Ecce Homo (book)  

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"I know not how to draw any distinction between tears and music." ("Ich weiß keinen Unterschied zwischen Tränen und Musik zu machen")

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Train wreck at Montparnasse (October 22, 1895) by Studio Lévy and Sons.
Train wreck at Montparnasse (October 22, 1895) by Studio Lévy and Sons.

Ecce Homo: How One Becomes What One Is (Ecce Homo: Wie man wird, was man ist) is the title of the last original book written by philosopher Friedrich Nietzsche before his final years of insanity that spanned until his death in 1900. It was written in 1888 and was not published until 1908.

According to one of Nietzsche's most prominent English translators, Walter Kaufmann, the book offers "Nietzsche's own interpretation of his development, his works, and his significance" (Kaufmann 1967: 201). The book contains several chapters with self-laudatory titles, such as "Why I Am So Wise", "Why I Am So Clever", "Why I Write Such Good Books", and "Why I Am a Destiny". In many ways, Ecce Homo is a quintessential reflection of Nietzsche's work as a philosopher, writer, and thinker.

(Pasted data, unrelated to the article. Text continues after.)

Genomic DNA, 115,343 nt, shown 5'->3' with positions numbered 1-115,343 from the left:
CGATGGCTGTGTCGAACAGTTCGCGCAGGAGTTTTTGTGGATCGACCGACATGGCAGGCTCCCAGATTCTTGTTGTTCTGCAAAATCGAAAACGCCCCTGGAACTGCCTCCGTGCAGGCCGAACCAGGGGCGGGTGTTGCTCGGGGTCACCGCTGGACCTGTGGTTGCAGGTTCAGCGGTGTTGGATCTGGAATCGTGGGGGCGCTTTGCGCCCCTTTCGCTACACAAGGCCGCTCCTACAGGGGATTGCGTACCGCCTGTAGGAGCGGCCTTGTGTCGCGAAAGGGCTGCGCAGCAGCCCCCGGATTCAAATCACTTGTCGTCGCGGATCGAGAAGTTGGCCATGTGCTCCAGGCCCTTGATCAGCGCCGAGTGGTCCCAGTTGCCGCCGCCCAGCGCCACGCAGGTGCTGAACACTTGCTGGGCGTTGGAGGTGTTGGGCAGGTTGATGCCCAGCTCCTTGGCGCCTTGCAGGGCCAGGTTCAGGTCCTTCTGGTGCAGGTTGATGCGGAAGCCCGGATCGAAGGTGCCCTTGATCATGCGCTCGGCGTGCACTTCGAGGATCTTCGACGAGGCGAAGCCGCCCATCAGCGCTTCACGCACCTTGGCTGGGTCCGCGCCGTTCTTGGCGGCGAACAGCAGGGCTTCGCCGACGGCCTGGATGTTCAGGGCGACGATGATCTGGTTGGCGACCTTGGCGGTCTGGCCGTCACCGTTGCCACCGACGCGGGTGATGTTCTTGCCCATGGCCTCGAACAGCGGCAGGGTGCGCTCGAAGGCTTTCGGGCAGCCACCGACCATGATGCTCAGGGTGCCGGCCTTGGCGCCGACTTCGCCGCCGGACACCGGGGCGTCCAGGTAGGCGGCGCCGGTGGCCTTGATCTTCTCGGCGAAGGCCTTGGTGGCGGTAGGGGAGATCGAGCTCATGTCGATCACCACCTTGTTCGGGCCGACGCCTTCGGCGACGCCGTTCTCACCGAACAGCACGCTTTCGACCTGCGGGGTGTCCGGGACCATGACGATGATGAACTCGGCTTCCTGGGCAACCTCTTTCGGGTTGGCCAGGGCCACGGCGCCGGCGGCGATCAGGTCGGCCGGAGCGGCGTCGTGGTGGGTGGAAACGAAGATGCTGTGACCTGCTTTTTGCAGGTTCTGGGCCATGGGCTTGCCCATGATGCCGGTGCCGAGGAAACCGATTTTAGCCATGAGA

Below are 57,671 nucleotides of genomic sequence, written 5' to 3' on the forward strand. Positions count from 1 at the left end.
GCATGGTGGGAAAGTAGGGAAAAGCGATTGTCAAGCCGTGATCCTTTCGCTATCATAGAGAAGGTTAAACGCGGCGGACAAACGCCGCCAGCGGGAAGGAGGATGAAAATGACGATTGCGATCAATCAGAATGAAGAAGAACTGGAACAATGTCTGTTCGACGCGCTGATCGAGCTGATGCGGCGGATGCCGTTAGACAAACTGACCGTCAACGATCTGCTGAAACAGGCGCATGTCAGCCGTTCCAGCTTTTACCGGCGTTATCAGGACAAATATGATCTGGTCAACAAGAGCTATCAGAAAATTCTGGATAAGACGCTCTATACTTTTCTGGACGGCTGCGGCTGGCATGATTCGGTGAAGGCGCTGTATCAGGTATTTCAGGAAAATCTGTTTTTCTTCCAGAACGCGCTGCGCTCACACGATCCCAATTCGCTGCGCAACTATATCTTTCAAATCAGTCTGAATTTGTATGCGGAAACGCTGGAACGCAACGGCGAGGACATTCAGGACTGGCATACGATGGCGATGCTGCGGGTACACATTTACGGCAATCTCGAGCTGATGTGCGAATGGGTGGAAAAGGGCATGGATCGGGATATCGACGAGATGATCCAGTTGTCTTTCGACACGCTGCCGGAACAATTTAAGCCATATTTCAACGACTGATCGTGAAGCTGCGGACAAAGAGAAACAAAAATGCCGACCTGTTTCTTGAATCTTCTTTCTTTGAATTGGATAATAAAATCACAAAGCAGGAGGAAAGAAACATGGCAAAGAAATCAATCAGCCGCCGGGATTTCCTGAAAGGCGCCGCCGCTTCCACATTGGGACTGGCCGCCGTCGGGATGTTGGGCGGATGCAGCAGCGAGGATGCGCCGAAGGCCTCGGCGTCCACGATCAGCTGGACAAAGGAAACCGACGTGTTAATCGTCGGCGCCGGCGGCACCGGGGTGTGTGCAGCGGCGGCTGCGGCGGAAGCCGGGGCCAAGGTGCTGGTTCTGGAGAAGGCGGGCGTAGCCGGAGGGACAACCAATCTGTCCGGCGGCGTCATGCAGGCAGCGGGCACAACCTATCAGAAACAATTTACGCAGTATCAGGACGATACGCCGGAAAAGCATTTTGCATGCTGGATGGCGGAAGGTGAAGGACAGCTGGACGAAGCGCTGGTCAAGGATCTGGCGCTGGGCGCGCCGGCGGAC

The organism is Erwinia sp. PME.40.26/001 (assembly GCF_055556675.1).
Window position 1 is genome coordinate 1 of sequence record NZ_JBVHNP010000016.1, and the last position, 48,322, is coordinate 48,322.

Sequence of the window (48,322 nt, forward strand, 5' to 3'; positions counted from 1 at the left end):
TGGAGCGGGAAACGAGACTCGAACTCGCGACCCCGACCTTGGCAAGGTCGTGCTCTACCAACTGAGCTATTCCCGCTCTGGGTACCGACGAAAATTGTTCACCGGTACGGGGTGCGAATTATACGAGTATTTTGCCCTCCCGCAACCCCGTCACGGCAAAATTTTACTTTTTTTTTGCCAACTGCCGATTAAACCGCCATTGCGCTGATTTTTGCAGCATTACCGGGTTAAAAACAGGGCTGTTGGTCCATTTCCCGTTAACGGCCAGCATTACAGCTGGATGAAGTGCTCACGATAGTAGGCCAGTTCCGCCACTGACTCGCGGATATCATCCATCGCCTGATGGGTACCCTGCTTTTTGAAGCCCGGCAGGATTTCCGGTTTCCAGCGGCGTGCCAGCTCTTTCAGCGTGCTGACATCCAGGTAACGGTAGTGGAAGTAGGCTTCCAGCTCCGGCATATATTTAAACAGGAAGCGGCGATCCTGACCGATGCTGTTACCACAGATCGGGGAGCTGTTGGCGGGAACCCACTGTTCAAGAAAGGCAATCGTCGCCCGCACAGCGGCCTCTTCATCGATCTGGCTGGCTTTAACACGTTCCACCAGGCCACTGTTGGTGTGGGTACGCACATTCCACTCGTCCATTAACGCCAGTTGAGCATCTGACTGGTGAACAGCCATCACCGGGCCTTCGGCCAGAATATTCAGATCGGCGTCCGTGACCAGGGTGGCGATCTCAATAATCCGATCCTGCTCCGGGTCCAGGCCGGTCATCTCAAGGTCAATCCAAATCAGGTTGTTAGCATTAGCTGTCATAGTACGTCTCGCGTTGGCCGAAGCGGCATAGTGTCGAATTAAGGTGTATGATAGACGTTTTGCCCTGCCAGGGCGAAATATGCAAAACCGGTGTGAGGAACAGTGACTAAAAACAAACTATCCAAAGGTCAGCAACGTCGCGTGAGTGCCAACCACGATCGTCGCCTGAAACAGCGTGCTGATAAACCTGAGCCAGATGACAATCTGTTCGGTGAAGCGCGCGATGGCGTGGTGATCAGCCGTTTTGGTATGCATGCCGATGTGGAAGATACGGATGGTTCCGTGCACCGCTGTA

Unless indicated otherwise, the text in this article is either based on Wikipedia article "Ecce Homo (book)" or another language Wikipedia page thereof used under the terms of the GNU Free Documentation License; or on original research by Jahsonic and friends. See Art and Popular Culture's copyright notice.

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